A Different Way to Look at Random Variables: Do Decision Makers Look at Functions or at Sets?

A Different Way to Look at Random Variables: Do Decision Makers Look at Functions or at Sets?

Erio Castagnoli (Bocconi University, Italy), Marzia De Donno (University of Parma, Italy), Gino Favero (University of Parma, Italy) and Paola Modesti (University of Parma, Italy)
DOI: 10.4018/978-1-4666-9458-3.ch008
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A classical problem in Decision Theory is to represent a preference preorder among random variables. The fundamental Debreu's Theorem states that, in the discrete case, a preference satisfies the so-called Sure Thing Principle if and only if it can be represented by means of a function that can be additively decomposed along the states of the world where the random variables are defined. Such a representation suggests that every discrete random variable may be seen as a “histogram” (union of rectangles), i.e., a set. This approach leads to several fruitful consequences, both from a theoretical and an interpretative point of view. Moreover, an immediate link can be found with another alternative approach, according to which a decision maker sorts random variables depending on their probability of outperforming a given benchmark. This way, a unified approach for different points of view may be achieved.
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A highly innovative result about the representation of a given preference on a set of random variables is due to Debreu (1960). By replacing the classical Independence Axiom of von Neumann and Morgenstern (1944) with the Sure Thing Principle due to Savage (1951), and using topological techniques, he proved that, in the discrete case, a preference among random variables can be represented by means of a functional that can be additively decomposed with respect to the states of the world. Debreu’s Theorem is very deep, both from a mathematical and an economical point of view; unfortunately, though, it is still scarcely used in the economic literature and its interpretation has not yet been fully discussed (see, however, Mas-Colell, 1990; moreover, Nau, 2003 & 2006, proposed and application of Debreu’s Theorem to Decision Theory). The reason is perhaps that Debreu’s representation, featuring no utility and no probability at all, looks a little “heretical” and tough to fit in the mainstream of the research in Decision Theory.

The Measure Representation Approach, developed by Segal (1987a, 1987b, and 1993), Wakker (1993), and LiCalzi (1998) identifies random variables with sets, in a suitable way; this allows for several new insights in the interpretation of Debreu’s Theorem. Moreover, a strong bridge is laid down with the approach of “benchmarking acts”, proposed by Castagnoli (1990), Castagnoli and LiCalzi (1996) and Bordley and LiCalzi (2000), according to which the expected utility is replaced by the probability of overperforming a given random benchmark.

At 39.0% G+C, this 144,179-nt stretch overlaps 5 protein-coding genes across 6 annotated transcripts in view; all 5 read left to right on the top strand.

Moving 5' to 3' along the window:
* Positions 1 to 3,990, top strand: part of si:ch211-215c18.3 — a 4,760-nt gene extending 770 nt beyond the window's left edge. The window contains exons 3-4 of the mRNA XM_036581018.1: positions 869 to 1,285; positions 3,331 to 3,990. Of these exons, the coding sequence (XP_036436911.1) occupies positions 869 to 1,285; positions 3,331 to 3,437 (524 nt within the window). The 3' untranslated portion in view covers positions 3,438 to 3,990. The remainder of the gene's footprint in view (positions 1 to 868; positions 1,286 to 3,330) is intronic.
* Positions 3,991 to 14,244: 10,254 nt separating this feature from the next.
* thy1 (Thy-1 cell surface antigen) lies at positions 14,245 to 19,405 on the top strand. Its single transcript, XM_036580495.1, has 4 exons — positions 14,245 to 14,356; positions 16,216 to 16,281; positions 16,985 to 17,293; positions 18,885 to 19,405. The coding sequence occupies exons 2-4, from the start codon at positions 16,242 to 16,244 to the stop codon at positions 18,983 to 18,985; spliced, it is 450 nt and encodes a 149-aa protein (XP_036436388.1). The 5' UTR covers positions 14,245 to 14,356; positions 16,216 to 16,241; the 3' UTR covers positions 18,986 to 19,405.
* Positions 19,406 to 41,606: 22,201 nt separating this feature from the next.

In this chapter, these lines of research are briefly exposed and developed, showing that the identification of random variables with sets gives a new flavour to Debreu’s Theorem, and makes it possible to read the representing functional in full probabilistic terms: as a matter of fact, for the problem at stake, the language and the tools of Measure Theory are undoubtedly more powerful and efficient than those of Functional Analysis. Several extensions of Debreu’s Theorem have indeed been proposed in the past years (see, in particular, Chew &Wakker, 1996, and Wakker&Zank, 1999), but, since they use the language of Functional Analysis, none of them could obtain the highest degree of generality; the goal was attained by Castagnoli and LiCalzi (2006) just because they used typical Measure Theory instruments instead of Functional Analysis ones (i.e., working with sets, not with functions). Successively, Castagnoli and Favero (2010), inspired by Chateauneuf (1999), used the same methods to characterise a “reversed” version of the Sure Thing Principle, based on monetary amounts instead of states of the world.

The present state of the literature will be exposed, together with some comments and remarks that might develop some new insights. In the next section, the classical utility à lavon Neumann and Morgenstern (1944) will be introduced, together with the Sure Thing Principle, Debreu’s Theorem and some meaningful generalisations and interpretations. Successively, starting from Debreu’s Theorem, we shall propose to look at random variables not as functions, defined on a set of states of the world, but rather as sets (“histograms”), and to measure them by means of a bidimensional measure. In the third part of the chapter, we shall present the utility models seen before in terms of histograms, and some perspective of the possible future extensions will be given.

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